Hamilton's proposal would have moved more of the court functions into the east side of the government center, opening up more of the historic building for basic county services.

While commissioners John Druzbick and Jeff Stabins said they believed those plans were abandoned last year, commission Chairman Wayne Dukes said he has been talking with Chief Circuit Judge Daniel Merritt Sr., who is retiring at the end of the year.

Merritt still wants to see the plan go forward, and Dukes said the county staff has continued to investigate the idea. But Dukes, like the other commissioners, said a freestanding judicial center is off the table.

While the county has $7 million that had been set aside for the project, Merritt also has almost $5 million that must be spent on judicial needs. And Russell pointed out that, if the judges decide they need more space, they can issue bonds for a project, pledging $600,000 a year in court fees to pay off the loan.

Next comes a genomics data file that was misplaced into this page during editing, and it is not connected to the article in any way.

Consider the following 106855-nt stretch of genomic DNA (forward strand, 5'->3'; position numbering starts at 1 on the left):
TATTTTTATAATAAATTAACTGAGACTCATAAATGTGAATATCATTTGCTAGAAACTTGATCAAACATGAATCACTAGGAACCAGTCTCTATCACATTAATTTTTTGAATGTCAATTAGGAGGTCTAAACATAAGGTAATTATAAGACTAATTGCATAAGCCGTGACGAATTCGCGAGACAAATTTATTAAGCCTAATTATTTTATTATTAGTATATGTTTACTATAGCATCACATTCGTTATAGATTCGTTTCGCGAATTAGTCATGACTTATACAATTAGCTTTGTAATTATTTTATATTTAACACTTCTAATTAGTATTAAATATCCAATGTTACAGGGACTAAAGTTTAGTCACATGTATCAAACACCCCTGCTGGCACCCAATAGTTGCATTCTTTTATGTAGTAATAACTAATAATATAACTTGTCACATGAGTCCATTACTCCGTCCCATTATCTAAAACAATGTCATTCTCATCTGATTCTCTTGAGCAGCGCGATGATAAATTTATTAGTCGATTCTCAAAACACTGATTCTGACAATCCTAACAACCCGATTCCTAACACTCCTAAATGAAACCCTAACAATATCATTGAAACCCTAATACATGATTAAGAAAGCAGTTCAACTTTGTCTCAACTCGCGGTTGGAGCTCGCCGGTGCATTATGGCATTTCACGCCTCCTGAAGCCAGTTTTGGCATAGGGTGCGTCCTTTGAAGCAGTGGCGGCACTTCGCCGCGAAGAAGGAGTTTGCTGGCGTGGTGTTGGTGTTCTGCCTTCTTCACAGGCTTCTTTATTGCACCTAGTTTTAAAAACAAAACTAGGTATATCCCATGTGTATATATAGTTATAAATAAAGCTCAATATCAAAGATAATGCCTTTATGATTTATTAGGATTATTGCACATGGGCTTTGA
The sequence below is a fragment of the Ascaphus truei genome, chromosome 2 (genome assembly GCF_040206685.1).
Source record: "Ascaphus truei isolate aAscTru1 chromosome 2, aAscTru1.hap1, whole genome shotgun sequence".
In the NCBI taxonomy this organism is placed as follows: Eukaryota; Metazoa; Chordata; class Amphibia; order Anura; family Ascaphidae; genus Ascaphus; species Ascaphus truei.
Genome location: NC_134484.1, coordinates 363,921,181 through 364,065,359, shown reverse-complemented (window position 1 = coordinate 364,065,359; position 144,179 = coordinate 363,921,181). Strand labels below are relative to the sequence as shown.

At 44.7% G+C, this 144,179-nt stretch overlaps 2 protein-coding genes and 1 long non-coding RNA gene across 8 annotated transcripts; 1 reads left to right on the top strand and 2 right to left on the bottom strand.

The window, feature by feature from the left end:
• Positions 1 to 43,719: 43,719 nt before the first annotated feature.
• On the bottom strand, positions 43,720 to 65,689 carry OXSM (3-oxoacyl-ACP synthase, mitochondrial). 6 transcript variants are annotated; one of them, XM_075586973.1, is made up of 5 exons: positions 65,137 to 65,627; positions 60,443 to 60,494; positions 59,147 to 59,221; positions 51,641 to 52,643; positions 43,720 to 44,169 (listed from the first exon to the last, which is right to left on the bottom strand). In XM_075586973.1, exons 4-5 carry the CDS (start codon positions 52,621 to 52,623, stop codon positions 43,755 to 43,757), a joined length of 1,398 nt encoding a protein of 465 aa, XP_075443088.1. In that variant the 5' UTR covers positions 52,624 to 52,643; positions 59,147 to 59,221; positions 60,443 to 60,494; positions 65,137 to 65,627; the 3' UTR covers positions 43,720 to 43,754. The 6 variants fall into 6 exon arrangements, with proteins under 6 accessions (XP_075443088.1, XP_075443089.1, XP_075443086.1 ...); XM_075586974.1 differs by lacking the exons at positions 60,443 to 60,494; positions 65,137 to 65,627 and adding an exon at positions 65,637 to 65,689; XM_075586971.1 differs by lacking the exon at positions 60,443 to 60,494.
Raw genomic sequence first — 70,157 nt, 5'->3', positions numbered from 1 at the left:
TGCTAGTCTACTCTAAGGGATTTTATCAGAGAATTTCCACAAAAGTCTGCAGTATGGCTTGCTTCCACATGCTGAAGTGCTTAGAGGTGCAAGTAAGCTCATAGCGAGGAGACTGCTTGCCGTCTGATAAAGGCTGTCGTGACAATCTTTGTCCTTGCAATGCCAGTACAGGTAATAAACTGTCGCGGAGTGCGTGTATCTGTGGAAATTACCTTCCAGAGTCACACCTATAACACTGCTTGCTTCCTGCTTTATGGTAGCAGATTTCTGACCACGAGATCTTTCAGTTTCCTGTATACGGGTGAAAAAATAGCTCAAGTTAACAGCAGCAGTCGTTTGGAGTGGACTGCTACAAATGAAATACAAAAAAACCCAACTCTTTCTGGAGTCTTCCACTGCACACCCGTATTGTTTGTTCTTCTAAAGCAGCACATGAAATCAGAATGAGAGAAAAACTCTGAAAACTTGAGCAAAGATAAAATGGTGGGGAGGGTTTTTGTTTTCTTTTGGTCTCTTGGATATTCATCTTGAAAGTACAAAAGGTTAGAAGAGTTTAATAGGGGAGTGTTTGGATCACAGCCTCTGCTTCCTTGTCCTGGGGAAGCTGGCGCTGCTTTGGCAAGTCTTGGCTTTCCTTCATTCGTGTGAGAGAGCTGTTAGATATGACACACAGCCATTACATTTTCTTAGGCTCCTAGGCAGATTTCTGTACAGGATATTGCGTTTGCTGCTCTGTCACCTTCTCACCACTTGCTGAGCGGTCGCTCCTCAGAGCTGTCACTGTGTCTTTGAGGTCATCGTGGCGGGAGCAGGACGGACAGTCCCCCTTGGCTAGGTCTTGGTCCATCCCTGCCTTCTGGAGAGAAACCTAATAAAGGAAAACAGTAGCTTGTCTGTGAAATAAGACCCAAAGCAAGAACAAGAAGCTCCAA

Commissioner Jim Adkins said he wasn't aware that Merritt was still looking to add judicial space.

"I don't want to spend money buying something when the need is being satisfied,'' Adkins said.

Dukes said one of the ongoing issues for the judges is their desire for a new secure entrance into the courthouse. He said Merritt wants to use full-size buses to transport inmates to the center for court appearances and has expressed an interest in building a secure entrance for that purpose.

But even if some of those plans become a reality, the county has more money set aside than Merritt needs, Dukes said, and that money could be used, avoiding the need for an increase in the property tax rate.

Dukes said he likes the idea of better utilizing the old courthouse, and the staff is still working through issues such as lead and asbestos.

He said he wants all of the details of what the proposal would entail to be completed by early September so the commission can make a decision on what it wants to do prior to public hearings on the 2012-13 budget.

As for Selph's property offer, Dukes said, "I'm not interested in buying and building anything.''

Barbara Behrendt can be reached at [email protected] or (352) 848-1434.

Site of Southern Pines Condominiums pitched for new judicial center 08/22/12 [Last modified: Wednesday, August 22, 2012 9:17pm]
Photo reprints | Article reprints

© 2017 Tampa Bay Times

    

Join the discussion: Click to view comments, add yours

Loading...
  1. No. 16 USF hangs on at Tulane, off to first 7-0 start